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How They Rank The Hits On The Billboard Hot 100 Chart

Posted by John on March 16th, 2012

You’ve heard the radio DJ’s talk about hit songs on the chart.  “This song is number ooooonnnnnneeee!!!”  Or as Casey Kasem used to say “moving up 10 spots to number 3 here’s…”

So where do these chart numbers come from?  There are lots of music charts for lots of different music formats, from Latin to country to dance/club to college radio.  The song ranking that people quote most often comes from the Billboard Hot 100 chart.

How does Billboard generate those numbers?  It’s not just one guy, or “a panel of experts”, or a group of music hipster geeks slotting the songs to their liking.


Billboard Hot 100 in 1988

Billboard Hot 100 online in 2012

The Billboard Hot 100 has a formula.  They track airplay on about a thousand terrestrial radio stations (AM/FM radio in the USA).  Digital download song sales and physical singles sales (data from Nielsen SoundScan) is factored in.  Radio airplay and sales are the ingredients that carry the most weight in the formula.

Just added to the Hot 100 formula is the streaming data that makes up Billboard’s new On-Demand Songs Chart (song plays from MOG, Muve Music, Rdio, Rhapsody, Slacker and Spotify), as well as plays on non-demand radio streams from Rhapsody and Slacker. The Hot 100 chart rankings formula now also includes plays on video request service Akoo and audio on-demand streams from MySpace and Guvera.

All these methods earn a song points which are weighted in a points system, and added together.  More points equals higher rank in the Hot 100.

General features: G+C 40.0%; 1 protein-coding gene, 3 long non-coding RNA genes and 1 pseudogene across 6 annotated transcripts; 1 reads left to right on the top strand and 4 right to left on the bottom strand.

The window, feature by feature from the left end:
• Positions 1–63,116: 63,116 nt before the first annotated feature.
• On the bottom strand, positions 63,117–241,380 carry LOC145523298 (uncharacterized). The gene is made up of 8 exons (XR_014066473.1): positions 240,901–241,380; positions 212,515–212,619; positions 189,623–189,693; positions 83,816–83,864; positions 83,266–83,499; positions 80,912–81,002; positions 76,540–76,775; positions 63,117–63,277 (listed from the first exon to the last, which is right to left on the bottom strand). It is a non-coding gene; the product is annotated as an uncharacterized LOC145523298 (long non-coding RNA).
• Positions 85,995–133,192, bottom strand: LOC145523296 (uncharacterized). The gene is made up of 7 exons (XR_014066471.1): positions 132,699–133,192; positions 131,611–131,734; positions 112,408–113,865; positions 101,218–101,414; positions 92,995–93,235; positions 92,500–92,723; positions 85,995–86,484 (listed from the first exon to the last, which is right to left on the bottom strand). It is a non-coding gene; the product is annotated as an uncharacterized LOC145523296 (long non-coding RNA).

Sales are calculated for the previous week, not total sales since the song was released. The tracking week for sales runs Monday to Sunday; the airplay tracking week runs Wednesday to Tuesday; a new Hot 100 chart is compiled and officially released by Billboard on Thursday.

Billboard published its first music hit parade in 1936; the first Music Popularity Chart was calculated in 1940; and the first Hot 100 chart, combining singles sales and radio airplay, started in 1958.

See the latest Billboard Hot 100 chart here.

Now you now where the numbers associated with hits come from.  Those chart numbers stick with a song for eternity – that’s one reason why a high chart position is so coveted.  Try going back in time and see what song was number one on your birthday.

Our music curators at Custom Channels use the Billboard Hot 100 chart, both current and archives, to stay on top of new releases, and to stay in touch with what the popular mass appeal hits are to play or avoid (depending on client taste) on our music-for-business channels.

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